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In yesterday’s post, I mentioned that I just started a course on grief. The course is called Writing Your Grief. Every day, we receive an email with a writing prompt encouraging us to explore an aspect of our grievance.
Today is Day # 3. I haven’t shared any of my posts with the public yet, but I’ve decided to share this one. Without getting into details, today’s prompt was about how do we live in a landscape that changed (I was living in the forest, now I live in the desert).
Here’s my story that makes an allusion to today’s prompt. For the ones who didn’t know Zackaël, I just want to mention that jumping was Zackaël’s favorite activity.
How do you live in a landscape so vastly changed?
We were living in a rainforest. Carl, Maxandre, Zackaël, Adélie, and I, even built a little cabin in the trees.
Every day, the richness of the forest made us discover life. The great diversity of plants and animals gave us completely different experiences. We were so well surrounded. We would wake up to the sound of birds and count the butterflies that came to us.
In the forest, the air was clean and fresh. After the rain, there was always sunshine. The alternation between rain and sun brought variety to our activities.
In the reflection of the raindrops on the leaves, we could even see our joy of living.
From tree to tree, we hooked up ropes and took turns bouncing. Our little Zackaël, skilled as always, would tumble in the air to swing with ease between the trees. Pure joy!
Maxandre and Zackaël would often grab their little sister with them and all three would spring forward.
Bright white, the beautiful big clouds allowed us to jump on them, high in the sky. What a joy! Our little athlete Zackaël always got so excited when he saw bouncy clouds. He would jump and show off his spins and turns, so effortless and gracefully.
The green of the trees, Zackael’s favorite color, was a rich green that went beyond nature.
However, on November 17, 2019, with no warning, we were shoved into the desert. We don’t really know how it happened. That day, we couldn’t see the forest anymore.
From that day, we knew we were in the desert.
At first, the wind was very strong, maybe even a sandstorm. The wind carried fine particles of sand and dust that entered our eyes. We had a really hard time seeing ahead.
After the storm, we gradually come to the realization that Zackaël is gone forever. He won’t come back. As much as he loved to jump up high in the sky, he has now reached heaven. The sky has no more clouds. Our Zackaël can no longer jump; his last jump was so high that he went to join the stars.
There’s no longer a cabin to protect us, we only have each other. We were five, but now, we are four. Only the four of us are stuck in that desert.
The rain in the forest has now turned to tears. The intense heat of the desert dries our tears as soon as they fall on our cheeks.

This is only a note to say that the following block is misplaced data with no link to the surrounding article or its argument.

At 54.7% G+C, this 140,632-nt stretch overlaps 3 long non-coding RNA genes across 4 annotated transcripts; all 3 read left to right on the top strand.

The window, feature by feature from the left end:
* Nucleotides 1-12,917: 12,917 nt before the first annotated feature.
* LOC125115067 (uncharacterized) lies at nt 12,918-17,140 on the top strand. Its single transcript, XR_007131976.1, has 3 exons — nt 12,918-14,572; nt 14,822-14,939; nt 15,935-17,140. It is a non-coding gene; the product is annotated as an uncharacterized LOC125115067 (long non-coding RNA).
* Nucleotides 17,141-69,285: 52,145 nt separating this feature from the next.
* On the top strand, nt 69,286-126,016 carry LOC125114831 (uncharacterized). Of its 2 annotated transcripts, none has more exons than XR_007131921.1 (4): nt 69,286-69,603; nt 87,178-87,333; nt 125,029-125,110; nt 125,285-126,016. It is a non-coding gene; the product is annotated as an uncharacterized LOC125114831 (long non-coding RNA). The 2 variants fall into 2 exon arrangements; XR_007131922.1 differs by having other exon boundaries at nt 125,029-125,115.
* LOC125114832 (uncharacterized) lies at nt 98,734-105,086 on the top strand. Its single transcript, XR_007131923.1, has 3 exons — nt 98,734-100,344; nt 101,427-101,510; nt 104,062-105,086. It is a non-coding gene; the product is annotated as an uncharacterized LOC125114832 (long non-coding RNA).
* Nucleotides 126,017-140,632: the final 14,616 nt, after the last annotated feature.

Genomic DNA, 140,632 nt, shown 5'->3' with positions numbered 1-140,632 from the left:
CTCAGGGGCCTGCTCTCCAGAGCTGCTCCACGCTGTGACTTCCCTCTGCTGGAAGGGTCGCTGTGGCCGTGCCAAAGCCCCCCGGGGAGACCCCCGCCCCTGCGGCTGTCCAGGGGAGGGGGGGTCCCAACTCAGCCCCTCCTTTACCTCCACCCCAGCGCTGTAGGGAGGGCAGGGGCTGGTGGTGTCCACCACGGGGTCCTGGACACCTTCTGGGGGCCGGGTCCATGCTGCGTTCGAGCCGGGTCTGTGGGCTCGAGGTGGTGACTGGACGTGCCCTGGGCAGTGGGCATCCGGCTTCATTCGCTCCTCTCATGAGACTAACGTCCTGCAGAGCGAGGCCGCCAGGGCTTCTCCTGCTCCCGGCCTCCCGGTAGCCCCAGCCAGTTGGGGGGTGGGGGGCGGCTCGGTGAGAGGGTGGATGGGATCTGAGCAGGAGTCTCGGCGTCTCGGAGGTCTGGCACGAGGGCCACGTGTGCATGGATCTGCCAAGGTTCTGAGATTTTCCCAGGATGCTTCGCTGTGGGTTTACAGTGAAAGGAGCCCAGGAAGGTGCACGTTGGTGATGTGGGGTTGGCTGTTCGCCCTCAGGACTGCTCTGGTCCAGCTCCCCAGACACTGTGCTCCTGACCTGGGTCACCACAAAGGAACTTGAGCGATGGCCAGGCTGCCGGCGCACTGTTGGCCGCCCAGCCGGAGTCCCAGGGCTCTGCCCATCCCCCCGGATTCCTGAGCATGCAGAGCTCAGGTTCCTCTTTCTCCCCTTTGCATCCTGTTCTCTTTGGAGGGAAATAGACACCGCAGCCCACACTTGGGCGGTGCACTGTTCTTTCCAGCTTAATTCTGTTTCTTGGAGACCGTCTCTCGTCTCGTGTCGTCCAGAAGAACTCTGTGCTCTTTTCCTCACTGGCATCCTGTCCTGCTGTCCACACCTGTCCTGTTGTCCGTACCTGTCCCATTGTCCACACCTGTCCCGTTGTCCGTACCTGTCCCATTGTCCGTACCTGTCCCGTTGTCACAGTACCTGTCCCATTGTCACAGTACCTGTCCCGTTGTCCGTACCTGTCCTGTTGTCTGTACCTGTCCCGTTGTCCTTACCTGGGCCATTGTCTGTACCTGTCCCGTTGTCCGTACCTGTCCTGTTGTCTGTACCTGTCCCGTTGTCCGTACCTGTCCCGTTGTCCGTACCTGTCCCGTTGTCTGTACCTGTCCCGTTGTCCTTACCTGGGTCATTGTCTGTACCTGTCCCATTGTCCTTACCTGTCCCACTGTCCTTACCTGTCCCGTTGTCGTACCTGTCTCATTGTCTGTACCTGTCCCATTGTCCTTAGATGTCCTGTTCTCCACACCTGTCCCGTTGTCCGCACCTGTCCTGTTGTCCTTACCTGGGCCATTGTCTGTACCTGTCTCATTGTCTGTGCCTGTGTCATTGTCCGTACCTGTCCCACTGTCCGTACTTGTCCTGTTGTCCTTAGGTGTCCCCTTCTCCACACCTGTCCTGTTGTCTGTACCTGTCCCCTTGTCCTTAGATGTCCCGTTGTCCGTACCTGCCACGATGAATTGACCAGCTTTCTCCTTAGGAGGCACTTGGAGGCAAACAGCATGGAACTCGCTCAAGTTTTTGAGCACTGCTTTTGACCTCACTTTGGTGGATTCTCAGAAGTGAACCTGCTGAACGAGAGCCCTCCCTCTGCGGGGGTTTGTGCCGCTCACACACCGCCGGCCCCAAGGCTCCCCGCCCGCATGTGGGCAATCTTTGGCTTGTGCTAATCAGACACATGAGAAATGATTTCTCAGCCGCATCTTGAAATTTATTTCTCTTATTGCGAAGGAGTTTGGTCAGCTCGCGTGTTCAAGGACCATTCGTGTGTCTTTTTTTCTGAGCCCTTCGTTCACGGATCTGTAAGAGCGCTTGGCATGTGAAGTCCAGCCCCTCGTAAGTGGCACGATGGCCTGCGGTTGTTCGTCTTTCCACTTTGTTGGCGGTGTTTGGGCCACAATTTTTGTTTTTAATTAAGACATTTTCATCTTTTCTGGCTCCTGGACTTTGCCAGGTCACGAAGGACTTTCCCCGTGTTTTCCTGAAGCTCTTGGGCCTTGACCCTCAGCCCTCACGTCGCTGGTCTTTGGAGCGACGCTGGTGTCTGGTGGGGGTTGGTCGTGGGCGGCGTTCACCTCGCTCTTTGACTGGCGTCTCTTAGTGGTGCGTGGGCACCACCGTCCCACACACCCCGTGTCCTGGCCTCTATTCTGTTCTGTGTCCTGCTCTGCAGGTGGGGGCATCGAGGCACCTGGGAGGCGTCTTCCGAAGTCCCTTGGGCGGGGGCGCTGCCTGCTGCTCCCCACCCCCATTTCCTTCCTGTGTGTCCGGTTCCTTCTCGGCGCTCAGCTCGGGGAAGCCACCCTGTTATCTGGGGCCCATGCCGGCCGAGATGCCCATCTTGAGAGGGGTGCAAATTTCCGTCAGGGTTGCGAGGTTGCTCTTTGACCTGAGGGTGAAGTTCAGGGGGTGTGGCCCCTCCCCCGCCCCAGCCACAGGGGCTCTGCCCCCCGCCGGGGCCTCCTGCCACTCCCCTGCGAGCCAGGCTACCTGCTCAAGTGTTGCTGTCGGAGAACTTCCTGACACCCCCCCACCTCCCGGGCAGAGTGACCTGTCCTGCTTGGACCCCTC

Devoid of vegetation and inhospitable, life is hard here; only a little cactus here and there. Be careful not to touch them, they are full of spikes.
Maxandre is lying on the sand. He is out of breath and looks at the sky trying to see his brother. But the sun is blinding and Maxandre looks elsewhere.
Maxandre’s gaze is turned therefore towards little Adélie. His little sister was injured by a 1,100 pounds beast. Despite her small size, Adélie is strong. She encourages us with her beautiful smile to continue the long course.
Carl and I try our best to ride our own camels. I am frail and have no energy, but I do everything possible to ride the camel. Two camels walking slowly but surely.
We try to bring up Maxandre on the camel that I am riding. Maxandre must hold on to me. We support each other.
On the other camel, Carl carries Adélie in his arms. Carl is already tired. It’s difficult to navigate with all this weight and only a free hand.
We don’t know where the camels will take us. We have been wandering into the unknown for ages. The days are alike. Every day, the heat is oppressive and heavy.
The humpbacks of the camels are indescribably uncomfortable. Several times a day, we imagined letting ourselves fall full on our stomachs in the sand, to let ourselves languish. But the sun is too strong and will scorch us. We don’t have that time.
We remain hopeful and try to keep our balance. Falls are dangerous and we have to hold on tight. The sand is deep and we have to be careful not to sink.
Every day, we travel for miles. The landscape is dry and always the same. There is no end to it.
Why are we alone in this great suffering? What did we do to end up here? When will we be removed from this desert to return and find our forest?
In the distance, we finally see a valley. Let’s go and get some rest. Maybe we will find an oasis?
That’s it for now!
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